18 November 2014, Portcullis House
Hosted by Fabian Hamilton Labour MP for Leeds North East, keynote speaker of this Centre for Turkey Studies (CEFTUS) and the Centre for Kurdish Progress Joint Forum was Mr Ertugrul Kurkcu Peoples’ Democratic Party (HDP) for Mersin. Wayne David Labour MP for Caerphilly kindly chaired the debate.
Mr Ertugrul Kurkcu began his talk, which focused on recent developments and challenges in the Kurdish peace process, by presenting an outline of the actors involved in the negotiations. According to Mr Kurkcu’s characterisation of the events, there are three distinct elements representing the Kurdish side of the negotiations: Abdullah Ocalan, the imprisoned founder of the militant Kurdistan Worker’s Party (PKK); the Group of Communities in Kurdistan (KCK), a collection of political and armed groups supporting increased Kurdish autonomy; and Mr Kurkcu’s own Peoples’ Democratic Party (HDP), currently the main Kurdish interest party active in Turkish politics.
Mr Kurkcu reported that the negotiations between the Kurdish side, consisting of the groups mentioned previously, and the Turkish government had resumed on Monday 17 November after a month long hiatus. The Kurdish groups had suspended the talks on 6 October and called for demonstrations against the Turkish government, in protest of the government’s inaction during the Siege of Kobane in Syria, in which Kurdish militants battled fighters from the Islamic State of Iraq and Syria (ISIS or IS). Those demonstrations, occurring across Turkey but primarily in Turkey’s Kurdish south-east and especially in the largely Kurdish city of Diyarbakir, left dozens of people dead and were the deadliest street protests in Turkey in many years.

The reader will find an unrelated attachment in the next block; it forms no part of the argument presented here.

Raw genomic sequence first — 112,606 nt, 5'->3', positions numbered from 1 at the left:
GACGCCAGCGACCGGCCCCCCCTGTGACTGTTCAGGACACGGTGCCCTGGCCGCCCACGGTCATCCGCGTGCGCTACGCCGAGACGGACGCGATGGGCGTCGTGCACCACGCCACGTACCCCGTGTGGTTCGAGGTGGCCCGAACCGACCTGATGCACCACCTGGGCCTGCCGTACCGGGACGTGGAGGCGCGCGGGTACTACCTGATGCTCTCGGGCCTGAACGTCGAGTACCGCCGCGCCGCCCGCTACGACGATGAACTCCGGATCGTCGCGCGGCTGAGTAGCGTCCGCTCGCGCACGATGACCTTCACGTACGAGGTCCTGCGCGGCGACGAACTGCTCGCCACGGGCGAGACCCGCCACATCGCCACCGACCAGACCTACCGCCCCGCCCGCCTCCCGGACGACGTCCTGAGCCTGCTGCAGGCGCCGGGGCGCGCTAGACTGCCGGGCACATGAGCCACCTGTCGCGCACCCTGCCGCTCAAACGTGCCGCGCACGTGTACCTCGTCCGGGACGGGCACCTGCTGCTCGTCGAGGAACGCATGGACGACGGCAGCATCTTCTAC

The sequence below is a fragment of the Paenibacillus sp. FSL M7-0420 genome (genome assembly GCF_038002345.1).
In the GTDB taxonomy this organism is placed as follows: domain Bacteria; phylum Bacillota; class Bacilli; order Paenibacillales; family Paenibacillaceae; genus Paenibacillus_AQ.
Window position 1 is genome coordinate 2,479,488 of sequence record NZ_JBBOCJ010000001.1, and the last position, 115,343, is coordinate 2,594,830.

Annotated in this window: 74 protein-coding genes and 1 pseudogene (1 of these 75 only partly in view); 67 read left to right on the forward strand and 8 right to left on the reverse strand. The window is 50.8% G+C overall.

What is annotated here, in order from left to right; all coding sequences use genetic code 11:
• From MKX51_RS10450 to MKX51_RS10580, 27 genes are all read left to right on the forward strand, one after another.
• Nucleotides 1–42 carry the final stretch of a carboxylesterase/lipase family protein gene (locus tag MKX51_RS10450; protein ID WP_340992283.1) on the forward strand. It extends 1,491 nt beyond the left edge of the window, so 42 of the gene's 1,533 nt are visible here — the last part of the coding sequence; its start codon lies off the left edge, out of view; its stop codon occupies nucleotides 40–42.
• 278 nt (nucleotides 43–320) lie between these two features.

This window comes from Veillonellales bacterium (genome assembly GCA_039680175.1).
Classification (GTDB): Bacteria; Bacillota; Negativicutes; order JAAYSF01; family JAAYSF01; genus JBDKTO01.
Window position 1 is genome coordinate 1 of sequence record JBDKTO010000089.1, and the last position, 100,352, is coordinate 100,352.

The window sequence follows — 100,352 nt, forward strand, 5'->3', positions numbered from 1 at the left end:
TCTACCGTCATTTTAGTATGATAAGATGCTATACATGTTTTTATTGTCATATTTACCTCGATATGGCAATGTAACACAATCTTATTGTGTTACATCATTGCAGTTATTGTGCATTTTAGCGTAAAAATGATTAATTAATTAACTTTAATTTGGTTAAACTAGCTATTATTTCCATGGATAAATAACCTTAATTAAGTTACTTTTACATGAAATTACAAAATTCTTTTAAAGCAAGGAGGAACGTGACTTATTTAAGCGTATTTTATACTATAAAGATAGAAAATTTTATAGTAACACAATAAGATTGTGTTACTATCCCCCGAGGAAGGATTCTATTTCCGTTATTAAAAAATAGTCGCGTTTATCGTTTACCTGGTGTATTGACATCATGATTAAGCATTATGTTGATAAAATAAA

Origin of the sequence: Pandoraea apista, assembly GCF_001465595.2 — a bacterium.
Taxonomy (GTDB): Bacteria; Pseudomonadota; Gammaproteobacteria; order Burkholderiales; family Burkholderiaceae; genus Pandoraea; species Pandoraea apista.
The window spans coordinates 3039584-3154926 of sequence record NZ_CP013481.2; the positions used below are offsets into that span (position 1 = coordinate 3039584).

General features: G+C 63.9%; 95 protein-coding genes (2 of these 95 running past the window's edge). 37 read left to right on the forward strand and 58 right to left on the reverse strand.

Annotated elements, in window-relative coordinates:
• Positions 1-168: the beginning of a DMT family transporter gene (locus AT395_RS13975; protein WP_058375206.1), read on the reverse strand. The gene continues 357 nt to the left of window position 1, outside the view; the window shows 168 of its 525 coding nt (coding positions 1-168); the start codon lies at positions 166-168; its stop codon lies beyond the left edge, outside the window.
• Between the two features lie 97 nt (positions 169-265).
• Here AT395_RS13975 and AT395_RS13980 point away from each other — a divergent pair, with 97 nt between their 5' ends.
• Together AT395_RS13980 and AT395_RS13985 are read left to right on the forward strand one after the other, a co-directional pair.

Mr Kurkcu referring to Turkish President Recep Tayyip Erdogan and Prime Minister Ahmet Davutoglu’s remarks on relationship between the Kurdish peace process and the crisis in Kobane argued that the Kurds in Turkey cannot negotiate for peace whilst their fellows fight brutality of ISIS on the other side of the border.
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Mr Kurkcu stressed the need for Kurds to be able to defend themselves and the threat posed to Kurdish interests by ISIS. He emphasised Kobane’s role as an independent, multi-ethnic, multi-cultural, secular model for other Kurds. He went on to detail the plan proposed by Ocalan, which calls for a confederation of autonomous Kurdish regions (such as the extant Kurdistan Regional Government in Northern Iraq) in Syria, Iraq, Turkey, and Iran.
Mr Kurkcu expressed his confidence that the HDP would break the 10% limit in June’s parliamentary elections. In Turkey, a political party has to achieve at least 10% of the vote in order to gain any seats in the assembly, a law widely seen as having been crafted to keep Kurdish representatives out. Mr Kurkçu also stated that he believes support for Ocalan’s plan will increase in the near future.